Category Archives: Circular economy

How not to solve plastic pollution

plastic bottles square“As petroleum came to the relief of the whale,” said an 1878 promotional pamphlet for the world’s first industrial plastic, “so has celluloid given the elephant, the tortoise, and the coral insect a respite in their native haunts, and it will no longer be necessary to ransack the earth in pursuit of substances which are constantly growing scarcer.” Read more

Three reasons why the government should help us do more with waste

plastic-631625_1280UK recycling has a problem. Over the years, we have become reliant on the Chinese market to take our low quality recycling. But China doesn’t want our waste anymore. In fact, it says it no longer wants any “foreign garbage”, as shipments of low quality material from countries like the UK have “polluted China’s environment seriously.” Read more

Will degradable plastics really prevent marine pollution?

In our world of instant gratification, plastic has proved incredibly useful, allowing food and drink to be conveniently packaged and transported for consumption on the go, immediately satisfying our most basic of human needs. Unfortunately, if it is not handled correctly after its brief use, plastic can cause serious environmental problems, as hauntingly documented by Blue Planet II. People are rightly concerned about the pollution accumulating in our seas, and they want an immediate solution.

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Do we really need to pay more to save the environment?

11888996166_2a8ef99842_kThis article was originally published in Business Green.

If I were the type to shout at my radio, I would have spewed righteous vitriol at the Today programme last Thursday morning. Ahead of the launch of the government’s long awaited 25 Year Plan for the Environment, Environment Secretary Michael Gove was interviewed by Nick Robinson about his ‘big vision’ for dealing with the large environmental challenges that lie ahead. Introducing the segment, Robinson asserted: “The question any politician has to face in this field is this: on the one hand, people say they want less plastic and they cheer on David Attenborough, but do they want to pay 25p more for their cup of coffee?”

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Here’s what Theresa May should now do to end plastic pollution

plastic-631625_1280

After years of waiting, we finally have it: this morning, Theresa May launched her government’s 25 year plan for the environment. By far the most talked about aspect of the long awaited and wide ranging strategy is the prime minister’s promise to “demonstrate global leadership” by addressing needlessly produced plastic. This will be achieved, she vowed, through action “at every stage of the production and consumption of plastic”. Bold words indeed.

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How much do we care about owning the products we use?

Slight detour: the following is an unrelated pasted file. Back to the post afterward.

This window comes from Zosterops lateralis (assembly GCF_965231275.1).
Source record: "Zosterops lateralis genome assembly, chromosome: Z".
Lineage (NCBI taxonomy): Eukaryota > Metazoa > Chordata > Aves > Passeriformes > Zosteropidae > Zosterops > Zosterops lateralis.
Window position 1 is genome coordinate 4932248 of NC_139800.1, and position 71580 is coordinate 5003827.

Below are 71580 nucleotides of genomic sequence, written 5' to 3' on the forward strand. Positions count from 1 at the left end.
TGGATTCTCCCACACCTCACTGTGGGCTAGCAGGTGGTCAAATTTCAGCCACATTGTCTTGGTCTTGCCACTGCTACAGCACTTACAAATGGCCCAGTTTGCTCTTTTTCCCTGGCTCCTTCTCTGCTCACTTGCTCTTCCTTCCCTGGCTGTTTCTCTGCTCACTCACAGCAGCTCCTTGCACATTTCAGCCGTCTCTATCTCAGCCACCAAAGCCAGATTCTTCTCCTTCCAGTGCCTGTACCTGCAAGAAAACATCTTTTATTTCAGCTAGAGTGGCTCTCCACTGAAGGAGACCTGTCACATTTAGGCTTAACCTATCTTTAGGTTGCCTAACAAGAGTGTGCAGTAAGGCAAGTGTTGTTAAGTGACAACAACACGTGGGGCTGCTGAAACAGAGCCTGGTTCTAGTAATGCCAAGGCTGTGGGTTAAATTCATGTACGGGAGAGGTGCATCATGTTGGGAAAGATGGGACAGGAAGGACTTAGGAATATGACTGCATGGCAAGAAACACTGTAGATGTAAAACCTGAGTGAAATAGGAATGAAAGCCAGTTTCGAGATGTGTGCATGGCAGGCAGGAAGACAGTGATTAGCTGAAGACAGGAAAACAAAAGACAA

lotRecent research has shown that the number of people who own their own homes is at a 30 year low and, with growing anxiety about young people being unable to get on the property ladder, the government has started to act. In the budget, Philip Hammond aimed to revive “the dream of home ownership” by abolishing the stamp duty for homes up to £300,000, designed to appeal to the group increasingly known as ‘generation rent’.

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Why Michael Gove should be worried about the UK’s recycling crisis

plastic-bottles-115082_1280Freedom’s Sentinel, Operation Red Dragon, Liberty Shield, National Sword and Green Quest. They all sound like the names given to military interventions of recent years. And, in fact, they all are, apart from one, which is a Chinese government programme aiming to improve the quality of recycling. And, no, it’s not Green Quest (a short lived American operation investigating terrorist financing sources). Rather, the programme seeking to prevent imports of poor quality recyclates is National Sword, a surprisingly aggressive title for such an environmentally beneficial endeavour.

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Let’s not be losers when it comes to resources

Backstreet BritainThis article was originally published on Business Green.

It’s been more than six months since the prime minister triggered Article 50, what’s commonly referred to as “the starting gun” for our departure from the EU. If you imagine Brexit as a race, then, that means that we’re over a quarter of the way through the process that will, in theory, conclude on 30 March 2019 at the latest. At that time, EU treaties – all 750+ of them – and the various laws and regulations that have accumulated over the past 40 odd years – including more than 1,100 pieces of environmental law – will cease to apply here.

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